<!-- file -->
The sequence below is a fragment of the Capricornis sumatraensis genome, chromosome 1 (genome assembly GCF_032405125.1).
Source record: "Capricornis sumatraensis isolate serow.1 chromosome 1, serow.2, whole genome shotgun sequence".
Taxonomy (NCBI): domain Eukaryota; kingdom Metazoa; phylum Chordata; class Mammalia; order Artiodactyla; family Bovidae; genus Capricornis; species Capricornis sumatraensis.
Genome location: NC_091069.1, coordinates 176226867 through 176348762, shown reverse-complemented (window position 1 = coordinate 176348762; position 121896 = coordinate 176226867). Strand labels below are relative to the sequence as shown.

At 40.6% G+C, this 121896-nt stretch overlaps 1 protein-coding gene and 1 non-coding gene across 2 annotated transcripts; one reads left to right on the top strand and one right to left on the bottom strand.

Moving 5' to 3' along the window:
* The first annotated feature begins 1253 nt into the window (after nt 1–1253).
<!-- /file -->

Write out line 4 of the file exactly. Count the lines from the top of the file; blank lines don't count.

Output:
Genome location: NC_091069.1, coordinates 176226867 through 176348762, shown reverse-complemented (window position 1 = coordinate 176348762; position 121896 = coordinate 176226867). Strand labels below are relative to the sequence as shown.